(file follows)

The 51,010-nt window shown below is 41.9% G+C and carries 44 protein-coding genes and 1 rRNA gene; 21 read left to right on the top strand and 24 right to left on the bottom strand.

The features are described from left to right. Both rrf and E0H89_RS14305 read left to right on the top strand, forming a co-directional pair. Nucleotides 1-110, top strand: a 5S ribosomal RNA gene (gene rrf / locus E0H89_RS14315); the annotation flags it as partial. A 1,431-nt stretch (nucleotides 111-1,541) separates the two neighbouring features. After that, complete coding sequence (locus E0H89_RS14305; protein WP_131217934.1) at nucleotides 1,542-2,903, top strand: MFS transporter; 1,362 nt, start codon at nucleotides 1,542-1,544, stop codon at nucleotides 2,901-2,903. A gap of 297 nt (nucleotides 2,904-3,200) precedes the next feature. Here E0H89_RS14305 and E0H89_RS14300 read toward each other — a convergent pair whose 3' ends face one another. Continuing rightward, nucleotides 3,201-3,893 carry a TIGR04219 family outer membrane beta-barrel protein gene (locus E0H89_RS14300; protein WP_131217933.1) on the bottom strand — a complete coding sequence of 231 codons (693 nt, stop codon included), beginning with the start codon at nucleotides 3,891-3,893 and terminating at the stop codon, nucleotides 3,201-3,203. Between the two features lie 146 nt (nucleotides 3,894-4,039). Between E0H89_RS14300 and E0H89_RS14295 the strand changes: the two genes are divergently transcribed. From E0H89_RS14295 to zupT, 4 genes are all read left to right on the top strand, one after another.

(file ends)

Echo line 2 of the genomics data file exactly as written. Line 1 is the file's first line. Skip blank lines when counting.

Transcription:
The features are described from left to right. Both rrf and E0H89_RS14305 read left to right on the top strand, forming a co-directional pair. Nucleotides 1-110, top strand: a 5S ribosomal RNA gene (gene rrf / locus E0H89_RS14315); the annotation flags it as partial. A 1,431-nt stretch (nucleotides 111-1,541) separates the two neighbouring features. After that, complete coding sequence (locus E0H89_RS14305; protein WP_131217934.1) at nucleotides 1,542-2,903, top strand: MFS transporter; 1,362 nt, start codon at nucleotides 1,542-1,544, stop codon at nucleotides 2,901-2,903. A gap of 297 nt (nucleotides 2,904-3,200) precedes the next feature. Here E0H89_RS14305 and E0H89_RS14300 read toward each other — a convergent pair whose 3' ends face one another. Continuing rightward, nucleotides 3,201-3,893 carry a TIGR04219 family outer membrane beta-barrel protein gene (locus E0H89_RS14300; protein WP_131217933.1) on the bottom strand — a complete coding sequence of 231 codons (693 nt, stop codon included), beginning with the start codon at nucleotides 3,891-3,893 and terminating at the stop codon, nucleotides 3,201-3,203. Between the two features lie 146 nt (nucleotides 3,894-4,039). Between E0H89_RS14300 and E0H89_RS14295 the strand changes: the two genes are divergently transcribed. From E0H89_RS14295 to zupT, 4 genes are all read left to right on the top strand, one after another.